Teaching Economics and the Globalization Debate on the World Wide Web. (Surfing the Web)
Risinger, C. Frederick, Social Education
AT A TIME when economics, business, the national budget, and international trade dominate the headlines, economic knowledge and understanding is crucial. The ability to analyze and understand such issues as the privatization of Social Security or the impact of the North American Free Trade Act (NAFTA) is essential for citizens in a democracy. If we social studies educators live up to our stated mission--to "teach students the content knowledge, intellectual skills, and civic values necessary for fulfilling the duties of citizenship in a participatory democracy"--economics should be as important as history or U.S. government in the curriculum.
There has been substantial progress in expanding the amount of economic content in the K-12 curriculum. Instead of a single, traditional twelfth-grade, one-semester economics course, many of the new state standards now have economic content included at all grade levels. In Texas, Indiana, and many other states, the basic economic principle of scarcity is taught in the first grade. In Maryland, students completing the third grade must be able to "identify the opportunity costs of economic decisions made about goods and services." If you are interested in seeing the national and state economics standards (or standards for any subject area, for that matter), you can visit the website of Education World, www.educationworld.com/ standards/state/index.shtml. You can search by subject area, state, and grade level.
There are many websites that classroom teachers and students will find helpful in curriculum planning and economics instruction. Many of them have links to one another, so finding one site will lead you to most of the others. Here are some of the best.
The National Council for Economic Education (NCEE) www.ncee.net
This is the site where economics teachers, or anyone interested in economics at the K-12 levels should begin. NCEE, a national network that leads the effort to improve economic literacy, developed the Voluntary National Standards in Economics. You can learn about its three core programs: Economics America, which trains more than 120,000 teachers each year; Economics International, helping nations in Central and Eastern Europe and the newly independent states of the former Soviet Union reform their economic education programs; and Economics Exchange, a new program for adults and parents. Economics America has five interactive modules online that help teenagers plan their personal finances.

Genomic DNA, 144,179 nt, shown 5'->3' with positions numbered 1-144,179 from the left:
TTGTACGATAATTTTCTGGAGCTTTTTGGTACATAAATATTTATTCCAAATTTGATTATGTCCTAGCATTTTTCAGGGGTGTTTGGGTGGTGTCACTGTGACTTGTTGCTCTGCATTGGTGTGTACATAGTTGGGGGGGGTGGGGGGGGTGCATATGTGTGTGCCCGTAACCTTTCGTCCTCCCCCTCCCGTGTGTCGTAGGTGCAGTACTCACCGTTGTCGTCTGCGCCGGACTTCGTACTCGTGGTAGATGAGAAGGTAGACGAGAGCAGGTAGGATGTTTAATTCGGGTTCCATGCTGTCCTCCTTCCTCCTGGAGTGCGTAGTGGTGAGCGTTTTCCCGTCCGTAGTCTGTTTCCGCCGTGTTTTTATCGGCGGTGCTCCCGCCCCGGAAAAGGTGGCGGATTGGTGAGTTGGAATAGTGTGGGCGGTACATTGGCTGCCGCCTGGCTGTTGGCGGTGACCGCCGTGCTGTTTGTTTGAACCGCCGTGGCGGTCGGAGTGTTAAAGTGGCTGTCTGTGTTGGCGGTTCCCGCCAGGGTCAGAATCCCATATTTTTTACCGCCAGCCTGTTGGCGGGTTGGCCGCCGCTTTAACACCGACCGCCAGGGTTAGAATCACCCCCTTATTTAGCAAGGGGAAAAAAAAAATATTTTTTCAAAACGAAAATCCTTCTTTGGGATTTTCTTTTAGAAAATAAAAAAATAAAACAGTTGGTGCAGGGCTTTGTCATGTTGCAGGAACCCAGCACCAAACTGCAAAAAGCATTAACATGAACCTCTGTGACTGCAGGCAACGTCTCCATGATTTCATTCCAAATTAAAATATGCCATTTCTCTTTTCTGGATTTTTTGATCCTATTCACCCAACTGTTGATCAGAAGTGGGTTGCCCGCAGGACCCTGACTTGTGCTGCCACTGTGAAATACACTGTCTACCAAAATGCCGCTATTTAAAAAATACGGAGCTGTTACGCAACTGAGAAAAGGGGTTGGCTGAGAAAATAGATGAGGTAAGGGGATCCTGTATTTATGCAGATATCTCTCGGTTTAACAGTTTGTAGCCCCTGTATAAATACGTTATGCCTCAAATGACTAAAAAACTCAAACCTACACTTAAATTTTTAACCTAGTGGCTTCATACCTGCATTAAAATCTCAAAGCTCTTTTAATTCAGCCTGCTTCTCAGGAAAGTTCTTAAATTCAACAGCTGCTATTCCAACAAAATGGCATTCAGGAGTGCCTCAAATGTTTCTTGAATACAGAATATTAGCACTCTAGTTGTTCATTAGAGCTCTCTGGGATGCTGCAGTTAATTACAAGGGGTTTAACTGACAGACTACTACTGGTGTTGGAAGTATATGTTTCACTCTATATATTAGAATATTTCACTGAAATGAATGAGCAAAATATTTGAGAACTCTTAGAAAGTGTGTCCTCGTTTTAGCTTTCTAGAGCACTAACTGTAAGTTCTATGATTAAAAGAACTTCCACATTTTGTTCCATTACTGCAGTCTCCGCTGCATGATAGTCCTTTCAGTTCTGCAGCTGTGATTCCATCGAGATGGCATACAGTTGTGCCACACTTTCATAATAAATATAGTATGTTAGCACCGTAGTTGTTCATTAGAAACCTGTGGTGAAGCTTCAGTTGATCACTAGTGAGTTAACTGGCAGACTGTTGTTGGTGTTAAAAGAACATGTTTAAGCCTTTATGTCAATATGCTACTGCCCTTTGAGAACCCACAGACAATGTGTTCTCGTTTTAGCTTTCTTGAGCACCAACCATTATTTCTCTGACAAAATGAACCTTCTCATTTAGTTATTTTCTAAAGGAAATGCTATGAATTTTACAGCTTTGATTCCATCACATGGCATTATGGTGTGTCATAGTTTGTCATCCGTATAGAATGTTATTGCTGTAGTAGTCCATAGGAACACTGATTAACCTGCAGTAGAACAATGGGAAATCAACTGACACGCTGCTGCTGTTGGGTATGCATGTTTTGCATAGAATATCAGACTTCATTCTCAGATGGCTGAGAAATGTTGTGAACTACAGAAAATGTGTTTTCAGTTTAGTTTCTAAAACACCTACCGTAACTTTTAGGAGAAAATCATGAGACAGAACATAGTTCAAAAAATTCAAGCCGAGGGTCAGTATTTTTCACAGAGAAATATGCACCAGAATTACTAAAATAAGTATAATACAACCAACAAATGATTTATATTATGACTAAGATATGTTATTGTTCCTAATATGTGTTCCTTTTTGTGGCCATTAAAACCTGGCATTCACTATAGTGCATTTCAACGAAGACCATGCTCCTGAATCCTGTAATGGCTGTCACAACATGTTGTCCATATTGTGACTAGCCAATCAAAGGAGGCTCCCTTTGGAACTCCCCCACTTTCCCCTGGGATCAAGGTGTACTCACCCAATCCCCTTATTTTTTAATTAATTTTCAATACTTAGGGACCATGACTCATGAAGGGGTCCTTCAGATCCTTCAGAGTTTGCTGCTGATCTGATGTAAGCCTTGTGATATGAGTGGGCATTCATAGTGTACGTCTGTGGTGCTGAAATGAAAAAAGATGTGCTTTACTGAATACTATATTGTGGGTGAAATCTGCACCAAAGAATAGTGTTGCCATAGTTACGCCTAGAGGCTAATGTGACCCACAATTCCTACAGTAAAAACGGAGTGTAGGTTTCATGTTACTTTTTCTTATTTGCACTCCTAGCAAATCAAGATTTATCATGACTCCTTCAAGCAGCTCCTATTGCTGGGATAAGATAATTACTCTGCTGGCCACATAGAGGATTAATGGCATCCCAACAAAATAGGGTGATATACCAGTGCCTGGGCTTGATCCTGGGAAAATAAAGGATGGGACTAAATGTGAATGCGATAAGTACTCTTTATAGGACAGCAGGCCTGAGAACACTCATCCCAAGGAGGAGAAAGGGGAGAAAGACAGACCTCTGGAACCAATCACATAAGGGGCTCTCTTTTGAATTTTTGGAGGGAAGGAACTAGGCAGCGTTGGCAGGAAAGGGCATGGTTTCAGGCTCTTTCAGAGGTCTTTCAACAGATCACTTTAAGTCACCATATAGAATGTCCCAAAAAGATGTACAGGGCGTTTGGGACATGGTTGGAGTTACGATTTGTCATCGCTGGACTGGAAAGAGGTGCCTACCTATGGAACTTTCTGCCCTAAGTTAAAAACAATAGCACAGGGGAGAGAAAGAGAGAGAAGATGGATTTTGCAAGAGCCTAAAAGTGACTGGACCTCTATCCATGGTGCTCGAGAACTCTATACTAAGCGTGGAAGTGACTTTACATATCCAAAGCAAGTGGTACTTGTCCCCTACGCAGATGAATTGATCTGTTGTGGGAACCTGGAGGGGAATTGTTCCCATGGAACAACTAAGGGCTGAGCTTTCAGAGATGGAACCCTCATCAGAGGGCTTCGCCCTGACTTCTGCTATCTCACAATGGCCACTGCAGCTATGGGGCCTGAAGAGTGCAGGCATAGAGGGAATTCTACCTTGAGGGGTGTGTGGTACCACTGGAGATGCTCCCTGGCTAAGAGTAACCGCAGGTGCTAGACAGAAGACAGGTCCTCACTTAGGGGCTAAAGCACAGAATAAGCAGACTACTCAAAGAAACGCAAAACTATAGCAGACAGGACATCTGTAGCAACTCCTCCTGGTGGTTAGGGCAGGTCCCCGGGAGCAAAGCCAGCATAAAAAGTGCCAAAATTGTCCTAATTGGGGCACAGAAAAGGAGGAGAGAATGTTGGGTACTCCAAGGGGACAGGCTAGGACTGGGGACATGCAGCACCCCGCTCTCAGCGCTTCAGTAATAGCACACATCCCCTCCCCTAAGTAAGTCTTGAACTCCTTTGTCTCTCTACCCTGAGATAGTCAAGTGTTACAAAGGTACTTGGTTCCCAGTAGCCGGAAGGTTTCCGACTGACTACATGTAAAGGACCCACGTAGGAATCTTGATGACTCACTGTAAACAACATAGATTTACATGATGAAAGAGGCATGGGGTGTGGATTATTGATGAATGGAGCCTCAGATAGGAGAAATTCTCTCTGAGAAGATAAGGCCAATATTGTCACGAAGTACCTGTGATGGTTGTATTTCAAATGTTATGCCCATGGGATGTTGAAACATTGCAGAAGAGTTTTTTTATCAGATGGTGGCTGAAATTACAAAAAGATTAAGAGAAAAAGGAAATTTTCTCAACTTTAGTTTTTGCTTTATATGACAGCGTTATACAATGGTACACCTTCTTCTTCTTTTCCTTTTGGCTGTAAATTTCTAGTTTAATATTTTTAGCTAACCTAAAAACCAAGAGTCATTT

There are a large number of teacher-developed lesson plans that have been reviewed for economic content and instructional strategies. You can search the lesson plan database by grade level, by concept, by name, and by which standard(s) they meet. You can also take that national economics quiz that led to the NCEE campaign for economic literacy. (I received a grade of 85 percent, and I still think I'm right on that last question.)
Junior Achievement www.ja.org/newja/
Junior Achievement provides a sequential and integrated set of economics and business programs for elementary, middle, and high schools. The elementary program is based on the familiar expanding environments scope and sequence pattern (self, family, community, for example). Middle and secondary programs bring businessmen and women into classrooms, set up job-shadowing programs, and instruct in personal finance. The site also has an online business simulation program, JA Titan, where students role-play a company CEO.
This site, at the University of Nebraska at Omaha (UNO), is run by Kim Sosin, Jim Dick, and Mary Lynn Reiser and is always on my list of recommended sites for economics instruction. It is one of the many regional centers affiliated with the NCEE. A variety of lesson plans are online, many developed by teachers who have attended professional development sessions at UNO. The site has a great internal page titled "Using the Internet to Teach Economics" (ecedweb. …